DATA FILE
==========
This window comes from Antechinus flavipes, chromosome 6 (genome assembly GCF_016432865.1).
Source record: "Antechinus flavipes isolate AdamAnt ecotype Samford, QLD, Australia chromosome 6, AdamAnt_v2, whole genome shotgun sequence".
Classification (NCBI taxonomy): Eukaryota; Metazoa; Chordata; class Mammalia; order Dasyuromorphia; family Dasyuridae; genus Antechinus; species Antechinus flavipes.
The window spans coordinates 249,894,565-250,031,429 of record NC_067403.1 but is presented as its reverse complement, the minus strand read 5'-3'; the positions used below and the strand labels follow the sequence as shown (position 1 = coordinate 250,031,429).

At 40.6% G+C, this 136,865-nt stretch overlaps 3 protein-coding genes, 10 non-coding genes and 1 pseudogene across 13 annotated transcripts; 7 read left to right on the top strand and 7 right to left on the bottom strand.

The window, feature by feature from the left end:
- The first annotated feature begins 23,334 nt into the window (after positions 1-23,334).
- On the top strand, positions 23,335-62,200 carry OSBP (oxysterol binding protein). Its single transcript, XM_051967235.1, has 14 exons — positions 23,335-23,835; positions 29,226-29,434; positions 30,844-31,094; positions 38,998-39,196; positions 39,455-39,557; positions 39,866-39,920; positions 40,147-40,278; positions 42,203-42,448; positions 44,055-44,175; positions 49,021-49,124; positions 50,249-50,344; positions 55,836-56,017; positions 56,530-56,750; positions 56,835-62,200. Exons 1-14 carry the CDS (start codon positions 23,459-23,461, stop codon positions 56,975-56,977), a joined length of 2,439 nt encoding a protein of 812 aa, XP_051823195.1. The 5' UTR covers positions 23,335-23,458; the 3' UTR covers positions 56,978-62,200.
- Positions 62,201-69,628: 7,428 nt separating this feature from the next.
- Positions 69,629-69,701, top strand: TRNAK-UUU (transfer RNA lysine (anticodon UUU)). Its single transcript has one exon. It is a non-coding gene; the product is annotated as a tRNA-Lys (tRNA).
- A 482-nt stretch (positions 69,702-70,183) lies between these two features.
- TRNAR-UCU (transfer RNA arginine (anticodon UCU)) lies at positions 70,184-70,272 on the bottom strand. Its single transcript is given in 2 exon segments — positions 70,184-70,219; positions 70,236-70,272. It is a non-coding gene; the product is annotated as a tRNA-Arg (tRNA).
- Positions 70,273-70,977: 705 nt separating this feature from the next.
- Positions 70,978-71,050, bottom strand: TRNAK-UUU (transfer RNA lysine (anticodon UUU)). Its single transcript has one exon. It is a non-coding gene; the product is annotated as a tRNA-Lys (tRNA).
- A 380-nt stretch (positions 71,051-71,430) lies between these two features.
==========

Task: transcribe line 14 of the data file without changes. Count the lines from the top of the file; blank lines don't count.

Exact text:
- Positions 70,978-71,050, bottom strand: TRNAK-UUU (transfer RNA lysine (anticodon UUU)). Its single transcript has one exon. It is a non-coding gene; the product is annotated as a tRNA-Lys (tRNA).